Downton Abbey’s third series came to an end last night, and in deference, we thought we’d have a look back at the series and see just how show’s makers were able to get back on track after a rocky second series.
Like many a long-running drama, Downton likes to have a few plotlines hanging in the air at once, with the show almost savouring the cliff hangers it trots out oh-so often.
The trouble is that this sort of TV only works if you time it properly, which is exactly where Downton’s second series fell down and the third picks right back up.
No more hanging around waiting for the Bates in jail storyline to tie itself up. No uncertainty as to what’s going to happen with the estate and even Thomas’ situation had some sort of resolution.
Giving the show’s third series a set of complete endings (although too many of them were neat and happy for some) leaves the show in the great position of freedom. Now the writers are free to go where they choose for the Christmas special and a prospective fourth series without the chain of on-going plots around their necks.
Keeping Their Feet On The Ground
Series three not only gave us more resolutions to our plotlines, but also made them a whole lot more grounded.
While in series two we had the fantastical events of Matthew’s magic recovery, a mysterious disfigured ‘relative’ coming into frame and the whole Ethel and the officer business just felt like cheap melodrama and ridiculous stunt plotting.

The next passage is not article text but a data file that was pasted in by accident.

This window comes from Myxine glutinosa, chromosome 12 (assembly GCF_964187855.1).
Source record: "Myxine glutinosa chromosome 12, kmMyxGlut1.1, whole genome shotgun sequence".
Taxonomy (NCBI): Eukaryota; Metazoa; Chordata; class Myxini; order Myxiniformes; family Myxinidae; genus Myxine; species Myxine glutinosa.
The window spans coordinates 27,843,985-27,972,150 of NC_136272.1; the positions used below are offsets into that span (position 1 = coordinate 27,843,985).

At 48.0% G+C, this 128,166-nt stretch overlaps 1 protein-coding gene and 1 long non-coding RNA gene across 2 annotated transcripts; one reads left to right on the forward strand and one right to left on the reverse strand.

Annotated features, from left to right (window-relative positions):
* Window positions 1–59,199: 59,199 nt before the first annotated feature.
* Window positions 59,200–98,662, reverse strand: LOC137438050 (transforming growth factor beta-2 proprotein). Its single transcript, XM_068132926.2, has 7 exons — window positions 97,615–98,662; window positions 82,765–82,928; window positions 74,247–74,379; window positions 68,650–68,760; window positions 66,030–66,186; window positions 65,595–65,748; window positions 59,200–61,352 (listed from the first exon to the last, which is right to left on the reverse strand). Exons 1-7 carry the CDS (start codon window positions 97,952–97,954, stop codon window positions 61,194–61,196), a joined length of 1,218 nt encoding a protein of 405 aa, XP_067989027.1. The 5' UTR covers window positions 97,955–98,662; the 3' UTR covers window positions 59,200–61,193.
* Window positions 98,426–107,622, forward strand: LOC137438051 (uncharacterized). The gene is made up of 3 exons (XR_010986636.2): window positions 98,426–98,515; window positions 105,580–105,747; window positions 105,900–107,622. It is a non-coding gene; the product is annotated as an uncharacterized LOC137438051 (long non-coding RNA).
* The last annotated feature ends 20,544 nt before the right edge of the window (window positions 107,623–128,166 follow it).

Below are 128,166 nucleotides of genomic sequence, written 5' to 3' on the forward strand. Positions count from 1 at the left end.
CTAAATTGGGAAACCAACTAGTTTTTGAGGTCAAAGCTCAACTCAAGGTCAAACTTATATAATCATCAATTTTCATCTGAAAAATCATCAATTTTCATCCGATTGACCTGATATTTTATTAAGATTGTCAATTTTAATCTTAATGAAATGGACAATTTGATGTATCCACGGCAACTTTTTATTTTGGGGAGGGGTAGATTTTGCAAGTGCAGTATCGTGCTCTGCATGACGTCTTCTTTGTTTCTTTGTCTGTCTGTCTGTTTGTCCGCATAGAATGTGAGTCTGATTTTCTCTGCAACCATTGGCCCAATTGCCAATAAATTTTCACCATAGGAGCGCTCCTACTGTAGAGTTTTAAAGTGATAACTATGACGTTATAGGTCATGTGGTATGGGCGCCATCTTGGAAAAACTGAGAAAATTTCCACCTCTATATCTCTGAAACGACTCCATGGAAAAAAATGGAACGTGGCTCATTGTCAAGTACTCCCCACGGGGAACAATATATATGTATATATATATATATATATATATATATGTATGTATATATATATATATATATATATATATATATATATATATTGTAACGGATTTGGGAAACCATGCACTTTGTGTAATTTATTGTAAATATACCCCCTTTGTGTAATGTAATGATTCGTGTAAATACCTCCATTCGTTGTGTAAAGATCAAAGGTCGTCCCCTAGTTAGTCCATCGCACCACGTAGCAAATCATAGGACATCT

Keeping the story at least the slightest bit sensible gives the show’s characters the room to breathe and the opportunity to deliver the gentle humour that has become the show’s trademark.
Letting Everyone Play
Downton’s best facets are its rich array of acting talent and a broad range of characters that are just as engaging to be around as those centre frame.
Thankfully, series three capitalised on that, letting the spotlight drift a little bit and giving some characters more space to show off their best efforts. That Edith and Mrs Hughes in particular get multi-episode story arcs about them was an absolute delight and broke up the monopoly of Matthew and Mary that had dominated the show since its beginnings.
Keeping It Snappy
Series one made itself take place over the course of two and a half years and series two stretched its eight episodes out for an equally long amount of time, giving the show a slightly jumpy feel, as the flirtations that seemed to have taken place over the course of a year had actually taken nearly three times that length.
The latest series, thankfully, threw away any notion of doing the same thing, making the entire series run only last over the course of three months.
Not only did this decision make the entire show feel snappier, with events feeling far more concurrent with each other, but it let the show settle into a year without characters annoying having to shout out real world events in order to inform us what year it was.
Downton Abbey Series 3 is out on DVD and Blu-Ray now and is available right here.
FemaleFirst Cameron Smith